A lot of teachers have a tough time teaching children of foreign nationalities due to the language barrier and cultural differences.
To equip future teachers with the necessary skills to deal with this kind of situation, Aichi Prefectural University has started offering a training program that focuses on teaching non-Japanese pupils.
Next year, the university will officially include the program as part of the curriculum for students on the path for a teaching degree.
As of May 2012, there were 27,013 pupils of foreign nationalities in public elementary and junior high schools across the country who required special Japanese-language training, according to the education ministry.
Aichi Prefecture had the most, at 5,878, an increase of 255 from the number in September 2010.
Most teachers face the dilemma of not knowing whether to adjust the speed of the class to fit the foreign students or the Japanese students. They also have difficulties communicating with the parents of the foreign children, who are most likely not fluent in Japanese either.
The training program will address these issues and help the students consider effective solutions.
As part of this year’s program, the university offered lectures as well as on-the-job training opportunities at a high school that has several non-Japanese students.
In mid-November, the university students were hosted by Koromodai High School, one of four public high schools in Aichi Prefecture that sets a separate entrance examination for foreign students who may not be proficient in Japanese. About 20 foreign students are currently enrolled in the school.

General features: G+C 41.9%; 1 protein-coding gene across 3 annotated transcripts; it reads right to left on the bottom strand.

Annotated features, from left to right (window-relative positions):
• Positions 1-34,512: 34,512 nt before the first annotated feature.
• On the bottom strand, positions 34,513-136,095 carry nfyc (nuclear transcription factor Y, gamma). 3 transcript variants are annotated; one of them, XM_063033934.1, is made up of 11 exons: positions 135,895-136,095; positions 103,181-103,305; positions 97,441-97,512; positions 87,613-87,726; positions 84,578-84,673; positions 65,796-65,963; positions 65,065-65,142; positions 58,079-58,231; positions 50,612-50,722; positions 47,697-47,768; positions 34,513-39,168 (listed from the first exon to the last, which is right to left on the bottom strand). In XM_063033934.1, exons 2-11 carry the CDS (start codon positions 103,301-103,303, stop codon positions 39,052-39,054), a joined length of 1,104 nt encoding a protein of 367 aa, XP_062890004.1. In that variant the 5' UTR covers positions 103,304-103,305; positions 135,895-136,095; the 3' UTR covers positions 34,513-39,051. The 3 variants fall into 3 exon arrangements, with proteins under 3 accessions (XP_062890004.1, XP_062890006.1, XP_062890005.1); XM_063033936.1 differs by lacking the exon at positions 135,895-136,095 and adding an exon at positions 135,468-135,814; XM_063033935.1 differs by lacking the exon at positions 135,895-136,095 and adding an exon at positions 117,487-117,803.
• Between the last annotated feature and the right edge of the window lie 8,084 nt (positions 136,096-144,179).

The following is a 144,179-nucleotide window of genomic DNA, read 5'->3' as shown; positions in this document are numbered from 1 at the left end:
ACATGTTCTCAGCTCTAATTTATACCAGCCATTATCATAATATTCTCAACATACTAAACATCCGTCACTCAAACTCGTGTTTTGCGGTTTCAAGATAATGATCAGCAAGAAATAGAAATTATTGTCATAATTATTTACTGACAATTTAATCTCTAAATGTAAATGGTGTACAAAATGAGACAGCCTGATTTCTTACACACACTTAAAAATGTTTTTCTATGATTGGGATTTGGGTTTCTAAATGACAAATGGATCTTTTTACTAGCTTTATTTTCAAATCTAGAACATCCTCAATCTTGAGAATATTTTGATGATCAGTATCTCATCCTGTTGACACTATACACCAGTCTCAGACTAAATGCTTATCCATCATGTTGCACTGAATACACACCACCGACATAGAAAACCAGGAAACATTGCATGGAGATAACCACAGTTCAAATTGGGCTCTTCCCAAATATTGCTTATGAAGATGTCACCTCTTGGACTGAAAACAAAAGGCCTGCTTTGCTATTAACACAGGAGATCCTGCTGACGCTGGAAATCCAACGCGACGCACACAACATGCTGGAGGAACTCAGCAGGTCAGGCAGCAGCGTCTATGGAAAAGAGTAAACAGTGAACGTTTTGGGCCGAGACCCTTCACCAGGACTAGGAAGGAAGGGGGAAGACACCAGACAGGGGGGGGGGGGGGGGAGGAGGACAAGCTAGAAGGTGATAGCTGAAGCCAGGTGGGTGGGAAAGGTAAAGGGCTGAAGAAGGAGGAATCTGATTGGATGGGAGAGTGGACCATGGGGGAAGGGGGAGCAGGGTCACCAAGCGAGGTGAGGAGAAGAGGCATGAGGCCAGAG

During their visits to the high school, the 13 university students in the program received lectures from Vice Principal Akihiko Yogo about the special programs the school offers the foreign students, including one-on-one lessons, and about having full-time language assistants who work as interpreters.
Yogo also told the students about the challenges facing the teachers in the special programs.
For example, increasing the number of one-on-one sessions poses a risk of isolating the foreign students. He said that teachers are given wide latitude on how to teach the non-Japanese students, but it is mainly a process of trial and error.
The university students also attended English classes, as well as mathematics and science classes that are conducted specially for the foreign students.
“I’m glad I got to learn all these problems before I start working,” said Noritaka Kumagai, 21, a fourth-year student who took part in the program. “I hope we can come up with classes that respect the different cultures for both foreign and Japanese students.”
Chika Ikeda, an associate professor and head of the education support office at Aichi Prefectural University, said, “We want to educate prospective teachers who can think on their feet with a global perspective even if the particular school they are assigned to does not have proper support.”
Kazuko Matsumoto, a part-time lecturer at the university who is familiar with the issues of educating foreign students, agreed.
“We need more teachers who understand the situation,” she said. “While there are foreign students who give up receiving higher education because of language problems or financial reasons, more foreign children are staying on and aim to attend high school or a university in Japan.”
This section, appearing Saturdays, features topics and issues from the Chubu region covered by the Chunichi Shimbun. The original article was published Nov. 22.